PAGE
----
Increasing Analytic Project Success

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In this special guest feature, Erik Ottem, Director of Product Marketing, Data Center Systems at Western Digital, discusses how to build a better data lake, equipped with elements such as scaling measures, object storage adapters and ultimately enough performance to handle large analytic workloads. Erik is responsible for go-to-market execution, collateral development, product messaging and positioning, sales and channel training, and press and analyst briefings. He has over twenty-five years of experience in high-tech storage sales and marketing that cover systems, semiconductors, devices and software for such companies as IBM, Seagate, Agilent, Gadzoox Networks, Violin Memory and Western Digital. Erik earned his Bachelors of Science degree in Plant Science from the University of California, Davis and his Masters of Business Administration degree from Washington University in St. Louis.

The digital transformation is remaking business models, companies and entire industries. Look at the impact that online search, news, ads, auctions, and markets have had on traditional business. Digital transformation has resulted in a more agile and responsive environment, and it is all built on data.  Lots and lots of data. Data from all kinds of different sources. Sensing the changing world about them, executives from all industries are looking to add analytics to their products, services and operations and are launching new analytic initiatives to stay competitive.

Often times, the only thing slowing them down is alignment with business needs. Developing a technical capability is fine, but analytics projects need to be designed to solve a business problem. A poor connection between business needs and analytic projects is why most projects don’t go into production. To increase the odds of success, make sure your project is solving a business problem.

It’s also widely understood in the data science world that more data often improves analytic outcomes.  There is a real incentive to collect and use as much data as possible to optimize your project. All this data needs to reside somewhere.  You have heard about data lakes, a collection of data from different sources to provide a broader base for analytics to improve decision making. Data lakes can be a powerful tool, but for best results they should be used thoughtfully.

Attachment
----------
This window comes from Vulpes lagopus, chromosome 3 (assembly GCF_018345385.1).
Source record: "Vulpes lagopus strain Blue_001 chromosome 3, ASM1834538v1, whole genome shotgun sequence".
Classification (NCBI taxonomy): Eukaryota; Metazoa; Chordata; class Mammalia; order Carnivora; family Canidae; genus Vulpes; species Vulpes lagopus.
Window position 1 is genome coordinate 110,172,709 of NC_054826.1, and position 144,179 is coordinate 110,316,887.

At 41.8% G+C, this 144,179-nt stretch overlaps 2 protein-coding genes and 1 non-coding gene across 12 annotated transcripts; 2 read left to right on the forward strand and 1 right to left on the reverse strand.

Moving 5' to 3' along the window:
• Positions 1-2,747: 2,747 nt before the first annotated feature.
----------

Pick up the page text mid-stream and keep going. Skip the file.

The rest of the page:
Your analytic infrastructure can be your friend, or your enemy. Too much infrastructure too soon may burden your project with a lot of unnecessary costs. This can increase project risk. From a storage perspective, you may not want to start with all the data you will ultimately want, and the trade-off among price, performance and scale needs to be weighed carefully. Traditional architectures with three copies of data tightly coupled to the compute resources is expensive. If you’re using file storage for your project, performance may degrade under large amounts of data, creating another challenge.  There might be significant concerns about the data curation and tool sets before you’re ready to actually start running jobs on all this data you’ve collected, scrubbed, mounted and protected.  With a traditional approach you’ve already spent a lot of money before you’ve run any analytic jobs.

There is a better way.

Start with a smaller result in mind. Specifically, identify with as much precision possible the desired business outcome, and the tools and data that might be required to solve one important piece of that puzzle. Deconstruct the business result so you can identify a sub-project that is more easily managed, perhaps with fewer tools, less infrastructure and data. The objective is to get an early small win, and use that success to expand with more resources and data to achieve the overall business goal. This approach can also provide the business leaders with the kind of feedback they need so you can beat the dismal project success rate scenario that is common today. It will help your credibility and improve the odds of a successful project.

Building the right type of Data Lake to begin with can help ensure success down the road. Manage risk by building your initial analytics platform with a narrow objective using a Data Science lab.  The nice thing about a Data Science lab is it doesn’t need- or want- curated data so you can save some time and effort while the data scientists do the early work to define data structure and algorithms. If the business results from this early effort look good, it is time to move it to a larger platform, institute governance and move to a larger scale data storage approach with object storage.

As your project starts to show results, you will probably be looking for new data sources and tools to expand your project and your success. Object storage is designed for large scale unstructured data and is a great fit for Data Lakes. Object storage is built for high data durability and scalability which makes it great for data lakes.

Data Science isn’t just science. Don’t fall into the trap of getting too big too soon. Take an incremental approach to build up the data models and infrastructure you increase your odds of success. You can leverage your experience on the early efforts to move to production with a proven approach based on business needs and an incremental approach to reduce risks and cost while boosting you in the eyes of the business.  It can be a great way to keep the funding coming, and move both the business and science forward.


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